To open up every new app maximised was also attempted in Manjaro Netbook Edition (https://thedndsanctuary.eu/index.php?topic=318.0) by means of a modified Xfce desktop, but there the result was a bit clumsy, because in addition to normal windows, even dialogues tended to fill up the whole screen. The i3 Community Edition avoids this clumsy experience. True tiles managers seem to have careful definitions for dialogue popups, so that despite the general tile geometry, dialogues and prompts can still appear floating as usual.

It really makes sense to have apps open up maximised in a small screen, such as on a netbook, and i3 does it very well. However, with maximised windows you also generally want to have two things:

The first action is sort of available in i3 by opening a new workspace. It's "sort of" because opening a new workspace not quite the same thing as Minimise All/Show Desktop. Moreover, new workspaces are opened by identifying them by number. You have to know the next available number to open a new workspace. There's no generic action for "Open a new empty workspace" the way there is in Openbox, Xfce, Mate, Cinnamon, KDE, etc. This is what I consider a missing feature.

The second one is frankly not available at all. It's only possible to cycle through open tiles in one workspace, then change the workspace and cycle through tiles there. This is where i3's native "container logic" is really inconvenient, even though the author of it disagrees of course.

Various scripts and patches try to make up for the broken cycling. Looks like the best one is probably Quickswitch (https://github.com/proxypoke/quickswitch-for-i3) that works by extending the functionality of DMenu, identifying open apps on all workspaces and switching to them by means of search, so Quickswitcher is a cool appswitcher and exposé kind of thing in one.

On i3, DMenu is the default access to installed apps and system commands, given that the Start Button kind of apps menu is missing. Quickswitcher, which is basically an extension to DMenu, is not available out of the box in Manjaro i3 Community Edition. I think it should be.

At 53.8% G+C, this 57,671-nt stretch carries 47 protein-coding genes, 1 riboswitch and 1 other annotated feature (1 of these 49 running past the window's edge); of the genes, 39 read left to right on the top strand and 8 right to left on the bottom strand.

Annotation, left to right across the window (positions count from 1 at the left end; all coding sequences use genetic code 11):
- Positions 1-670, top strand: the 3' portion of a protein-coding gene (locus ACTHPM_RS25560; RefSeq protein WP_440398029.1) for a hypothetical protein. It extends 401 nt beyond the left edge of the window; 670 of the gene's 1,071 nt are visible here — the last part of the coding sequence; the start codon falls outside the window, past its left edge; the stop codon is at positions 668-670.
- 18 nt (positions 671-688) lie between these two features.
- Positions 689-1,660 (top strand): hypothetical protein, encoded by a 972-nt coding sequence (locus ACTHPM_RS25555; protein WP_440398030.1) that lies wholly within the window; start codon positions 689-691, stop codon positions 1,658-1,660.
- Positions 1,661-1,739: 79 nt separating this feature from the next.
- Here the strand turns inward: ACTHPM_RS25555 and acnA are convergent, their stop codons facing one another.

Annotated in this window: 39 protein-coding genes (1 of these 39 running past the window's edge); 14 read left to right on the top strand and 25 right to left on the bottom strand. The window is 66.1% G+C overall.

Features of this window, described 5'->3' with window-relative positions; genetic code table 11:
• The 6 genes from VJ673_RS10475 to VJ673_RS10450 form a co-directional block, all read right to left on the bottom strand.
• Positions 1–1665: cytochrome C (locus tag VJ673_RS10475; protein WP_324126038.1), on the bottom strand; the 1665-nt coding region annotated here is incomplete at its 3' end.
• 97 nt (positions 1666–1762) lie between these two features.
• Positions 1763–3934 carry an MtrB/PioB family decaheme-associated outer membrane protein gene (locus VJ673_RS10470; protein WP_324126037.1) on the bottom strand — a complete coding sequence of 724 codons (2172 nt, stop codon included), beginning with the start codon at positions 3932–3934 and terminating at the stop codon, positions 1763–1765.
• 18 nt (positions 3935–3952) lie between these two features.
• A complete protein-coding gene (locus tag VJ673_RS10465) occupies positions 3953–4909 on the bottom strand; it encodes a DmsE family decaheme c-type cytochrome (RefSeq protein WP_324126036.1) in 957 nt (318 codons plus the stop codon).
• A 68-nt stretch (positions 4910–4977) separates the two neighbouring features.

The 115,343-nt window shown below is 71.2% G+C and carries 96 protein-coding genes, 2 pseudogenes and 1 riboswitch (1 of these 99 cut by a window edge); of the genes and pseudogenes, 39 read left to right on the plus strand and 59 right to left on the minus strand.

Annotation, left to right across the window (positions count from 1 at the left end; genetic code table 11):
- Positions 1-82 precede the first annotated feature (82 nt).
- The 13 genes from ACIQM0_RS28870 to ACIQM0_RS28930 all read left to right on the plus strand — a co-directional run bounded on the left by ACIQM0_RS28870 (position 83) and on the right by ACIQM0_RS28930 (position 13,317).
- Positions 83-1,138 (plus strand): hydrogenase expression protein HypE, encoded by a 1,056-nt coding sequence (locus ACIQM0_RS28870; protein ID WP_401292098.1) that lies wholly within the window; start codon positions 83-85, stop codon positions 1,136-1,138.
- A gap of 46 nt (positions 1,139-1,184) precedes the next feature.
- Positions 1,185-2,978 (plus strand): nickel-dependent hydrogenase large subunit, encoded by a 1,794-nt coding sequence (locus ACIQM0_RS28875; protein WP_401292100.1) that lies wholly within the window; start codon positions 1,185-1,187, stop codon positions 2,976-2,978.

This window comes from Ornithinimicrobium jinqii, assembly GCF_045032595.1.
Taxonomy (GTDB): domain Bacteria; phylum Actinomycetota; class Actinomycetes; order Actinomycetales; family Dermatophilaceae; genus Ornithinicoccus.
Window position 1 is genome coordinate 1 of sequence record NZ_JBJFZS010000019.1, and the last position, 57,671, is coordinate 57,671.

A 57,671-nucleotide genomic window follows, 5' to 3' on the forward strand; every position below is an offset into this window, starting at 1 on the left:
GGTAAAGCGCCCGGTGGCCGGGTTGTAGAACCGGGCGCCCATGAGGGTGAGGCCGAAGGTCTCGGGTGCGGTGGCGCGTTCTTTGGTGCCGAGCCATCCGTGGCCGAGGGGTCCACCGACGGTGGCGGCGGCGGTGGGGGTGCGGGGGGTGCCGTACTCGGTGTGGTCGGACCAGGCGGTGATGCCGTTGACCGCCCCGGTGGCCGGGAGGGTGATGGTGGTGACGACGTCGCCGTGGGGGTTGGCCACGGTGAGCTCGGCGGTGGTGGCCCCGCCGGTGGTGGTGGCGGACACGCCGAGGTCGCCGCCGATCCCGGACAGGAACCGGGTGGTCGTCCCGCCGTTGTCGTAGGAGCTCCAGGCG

I think that the two missing features are a serious shortcoming in tiling desktops and any Linux distro or spin featuring a tiling desktop should make up for it out of the box as best as possible, complete with help file instructions or a list of shortcuts in conky. Until then, tiling remains properly useful only when opening up multiple terminals, but we have Tmux for that.

Tiling may seem useful when two apps are needed open side by side, and tiling desktops handle this very naturally, but the same feature is well available in windowing desktops too these days. It's available by drag-to-edge in recent versions of Cinnamon and Xfce, and many window managers are configurable to tile windows by keybind.
Title: Re: General Unix/Linux Thread
Post by: Frenzie on 2015-05-10, 12:29:10
Tiling may seem useful when two apps are needed open side by side, and tiling desktops handle this very naturally, but the same feature is well available in windowing desktops too these days. It's available by drag-to-edge in recent versions of Cinnamon and Xfce, and many window managers are configurable to tile windows by keybind.

It's also been available in Windows since presumably Windows 95. (Hold Ctrl while clicking windows on the taskbar.) KDE has also had it since forever, but Xfce and Gnome traditionally do not afaik.
Title: Re: General Unix/Linux Thread
Post by: ersi on 2015-05-10, 17:11:01